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Retired Chief Superintendent tells trial 'it wasn't unusual for garda not to be asked to report on progress of clerical abuse probe for four years'

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Dublin Circuit Criminal Court.

Dublin Circuit Criminal Court.

Dublin Circuit Criminal Court.

A retired Chief Superintendent has told the trial of a Garda accused of forgery that it was not unusual for her not to be asked to report on the progress of a clerical abuse investigation for four years.

Wicklow Detective Garda Catherine McGowan (48), who is based at Bray Garda Station, has pleaded not guilty at Dublin Circuit Criminal Court to one count of forgery on January 15, 2009 at Bray Garda Station and two counts of using a false instrument at Bray Garda Station and at Harcourt Street Garda Station between June 21 and 22, 2011.

The instrument is alleged to have been a letter from the office of the Director of Public Prosecutions (DPP), dated January 14, 2009, directing that there be no prosecution in the clerical abuse case.

Earlier in the trial, Detective Sergeant Eamonn O’Neill testified that he had worked with Gda McGowan on the case on two occasions between 2007 and 2011, but that otherwise he had not enquired about it.

Patrick Marrinan SC, defending, asked retired Chief Supt Thomas Conway if he found it shocking that Gda O’Neill did not ask about such a serious case in that time.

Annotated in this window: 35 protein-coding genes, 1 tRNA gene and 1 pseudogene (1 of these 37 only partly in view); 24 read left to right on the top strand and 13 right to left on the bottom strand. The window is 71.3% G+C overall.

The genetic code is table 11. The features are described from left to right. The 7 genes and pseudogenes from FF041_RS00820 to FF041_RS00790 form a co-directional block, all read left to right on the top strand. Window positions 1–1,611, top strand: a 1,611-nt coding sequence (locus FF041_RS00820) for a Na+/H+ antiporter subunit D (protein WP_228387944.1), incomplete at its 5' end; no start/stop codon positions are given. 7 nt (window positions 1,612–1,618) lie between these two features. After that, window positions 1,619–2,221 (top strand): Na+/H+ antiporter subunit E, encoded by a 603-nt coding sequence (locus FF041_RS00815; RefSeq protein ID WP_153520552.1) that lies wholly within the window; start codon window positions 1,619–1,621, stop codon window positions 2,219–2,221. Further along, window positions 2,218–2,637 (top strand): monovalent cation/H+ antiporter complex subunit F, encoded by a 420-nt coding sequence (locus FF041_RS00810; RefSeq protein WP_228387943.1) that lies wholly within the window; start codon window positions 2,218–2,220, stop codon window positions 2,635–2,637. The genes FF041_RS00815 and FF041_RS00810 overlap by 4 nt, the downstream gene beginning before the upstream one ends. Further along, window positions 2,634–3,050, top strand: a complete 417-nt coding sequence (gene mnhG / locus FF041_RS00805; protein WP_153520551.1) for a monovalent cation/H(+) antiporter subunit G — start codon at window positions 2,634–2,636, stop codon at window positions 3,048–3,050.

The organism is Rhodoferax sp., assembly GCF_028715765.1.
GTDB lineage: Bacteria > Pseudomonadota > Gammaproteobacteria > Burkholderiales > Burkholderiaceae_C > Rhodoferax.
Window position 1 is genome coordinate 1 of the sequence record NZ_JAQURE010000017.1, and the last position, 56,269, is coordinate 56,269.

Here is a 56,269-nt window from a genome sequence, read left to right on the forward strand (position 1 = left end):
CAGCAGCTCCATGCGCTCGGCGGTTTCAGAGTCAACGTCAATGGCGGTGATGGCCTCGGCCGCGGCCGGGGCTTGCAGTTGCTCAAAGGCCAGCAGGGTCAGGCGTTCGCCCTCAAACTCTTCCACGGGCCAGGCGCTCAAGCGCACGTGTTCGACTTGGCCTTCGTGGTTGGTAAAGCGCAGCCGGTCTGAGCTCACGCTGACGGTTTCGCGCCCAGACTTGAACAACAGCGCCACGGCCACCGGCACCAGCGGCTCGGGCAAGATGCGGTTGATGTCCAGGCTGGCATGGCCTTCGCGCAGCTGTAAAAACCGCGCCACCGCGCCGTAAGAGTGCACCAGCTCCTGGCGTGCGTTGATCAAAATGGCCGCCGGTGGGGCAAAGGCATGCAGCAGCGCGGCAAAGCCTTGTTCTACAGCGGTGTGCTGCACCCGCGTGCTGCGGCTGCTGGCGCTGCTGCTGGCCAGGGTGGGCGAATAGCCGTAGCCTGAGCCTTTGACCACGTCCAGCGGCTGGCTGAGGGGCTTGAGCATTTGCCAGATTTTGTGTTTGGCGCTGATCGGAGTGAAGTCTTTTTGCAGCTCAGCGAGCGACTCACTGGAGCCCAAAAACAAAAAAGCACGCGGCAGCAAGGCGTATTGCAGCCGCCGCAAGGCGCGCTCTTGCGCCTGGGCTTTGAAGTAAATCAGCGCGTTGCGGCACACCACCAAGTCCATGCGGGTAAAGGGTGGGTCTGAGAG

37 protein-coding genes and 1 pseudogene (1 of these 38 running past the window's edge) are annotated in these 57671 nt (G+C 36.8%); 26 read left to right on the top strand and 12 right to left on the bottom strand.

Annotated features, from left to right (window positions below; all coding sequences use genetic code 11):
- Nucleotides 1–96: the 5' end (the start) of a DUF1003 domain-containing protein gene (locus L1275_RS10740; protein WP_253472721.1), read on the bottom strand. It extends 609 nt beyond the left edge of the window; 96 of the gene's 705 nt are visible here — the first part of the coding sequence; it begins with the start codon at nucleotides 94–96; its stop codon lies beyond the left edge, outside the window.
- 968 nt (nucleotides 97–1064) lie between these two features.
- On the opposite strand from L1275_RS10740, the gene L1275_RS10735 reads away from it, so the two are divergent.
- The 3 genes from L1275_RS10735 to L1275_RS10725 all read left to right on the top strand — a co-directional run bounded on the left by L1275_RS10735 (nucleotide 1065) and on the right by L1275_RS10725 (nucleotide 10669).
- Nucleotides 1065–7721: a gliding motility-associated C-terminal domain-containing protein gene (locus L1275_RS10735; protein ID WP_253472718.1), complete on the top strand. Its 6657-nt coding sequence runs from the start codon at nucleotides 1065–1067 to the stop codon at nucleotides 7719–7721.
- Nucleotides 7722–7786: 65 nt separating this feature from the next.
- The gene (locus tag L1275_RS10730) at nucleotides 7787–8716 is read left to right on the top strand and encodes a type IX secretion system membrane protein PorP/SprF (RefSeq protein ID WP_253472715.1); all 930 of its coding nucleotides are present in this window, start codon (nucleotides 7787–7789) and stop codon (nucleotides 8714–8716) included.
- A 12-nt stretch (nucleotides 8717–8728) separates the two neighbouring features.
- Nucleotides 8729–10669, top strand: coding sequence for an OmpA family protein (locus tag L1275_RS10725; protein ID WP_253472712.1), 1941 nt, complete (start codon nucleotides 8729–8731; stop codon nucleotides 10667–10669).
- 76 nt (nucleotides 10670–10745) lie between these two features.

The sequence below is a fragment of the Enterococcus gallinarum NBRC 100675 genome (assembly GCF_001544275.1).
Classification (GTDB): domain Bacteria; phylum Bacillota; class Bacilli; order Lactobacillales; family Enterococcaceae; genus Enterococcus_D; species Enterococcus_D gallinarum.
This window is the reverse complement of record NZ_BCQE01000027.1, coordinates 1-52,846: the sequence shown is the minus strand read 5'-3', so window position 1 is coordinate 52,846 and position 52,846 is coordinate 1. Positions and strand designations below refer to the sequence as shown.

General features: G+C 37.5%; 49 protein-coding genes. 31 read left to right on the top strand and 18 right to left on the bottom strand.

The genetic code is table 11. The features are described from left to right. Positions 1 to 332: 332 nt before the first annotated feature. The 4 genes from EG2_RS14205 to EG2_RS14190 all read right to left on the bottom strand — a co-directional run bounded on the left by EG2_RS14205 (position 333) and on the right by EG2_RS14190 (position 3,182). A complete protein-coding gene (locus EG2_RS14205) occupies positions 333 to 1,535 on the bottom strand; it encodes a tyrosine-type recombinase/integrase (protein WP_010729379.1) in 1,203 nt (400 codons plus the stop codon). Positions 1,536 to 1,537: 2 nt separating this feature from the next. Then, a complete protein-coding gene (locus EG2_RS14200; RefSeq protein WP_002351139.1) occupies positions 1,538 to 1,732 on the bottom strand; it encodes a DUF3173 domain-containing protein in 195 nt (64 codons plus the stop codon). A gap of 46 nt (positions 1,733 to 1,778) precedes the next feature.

Mr Conway said: “A lot of things in relation to this case shocked me. I wouldn’t say I was shocked by that. If one is assigned an investigation, one would expect that the person assigned would complete the investigation to the required standard.”

Judge Mary Ellen Ring asked Mr Conway if there was any system for auditing cases being dealt with by gardai.  He said that “there should be a system” but that “in this particular case it was closed off after the original 2005 investigation and the new case wasn’t recorded in PULSE. There was an issue relating to that”.

The investigation was paused in 2005 when the alleged victim indicated they did not wish to pursue it. Mr Conway agreed with Mr Marrinan that the original case had not been recorded in the PULSE system either.

He also agreed that 30% of files requested by a Professional Standards Unit investigation (PSU) into the handling of the case could not be found. “There was issue in relation to the PSU investigation, I acknowledge that,” he said.     

Detective Inspector Frank Keenaghan previously testified that Mr Conway told him to investigate the letter on July 5 2011 and that he met with Gda McGowan on July 6. Mr Marrinan repeatedly asked Mr Conway if he and Keenaghan had talked about this meeting.

He said that he spoke with Det Insp Keenaghan on July 6th, but said that he had “no recollection” of them discussing his conversation with Gda McGowan.

The court also heard that a letter from the Dublin Archdiocese inquiring about the status of the investigation was forwarded from Conway’s office to the Superintendent in Bray Garda Station to be dealt with, but that there was no record of the letter in Bray Garda Station, and that no-one replied to the letter.

Mr Conway told Alex Owens SC, prosecuting, that he asked Gda McGowan for a copy of the case file in June 2011 following a request from Assistant Commissioner John O’Mahoney, and that she presented it to him on June 24. It included the alleged forged letter which he found to be of poor quality.

“I instructed her to go and get a better copy, because there were lots of blobs in it,” he said.

The trial continues before Judge Mary Ellen Ring and a jury of six men and six women.

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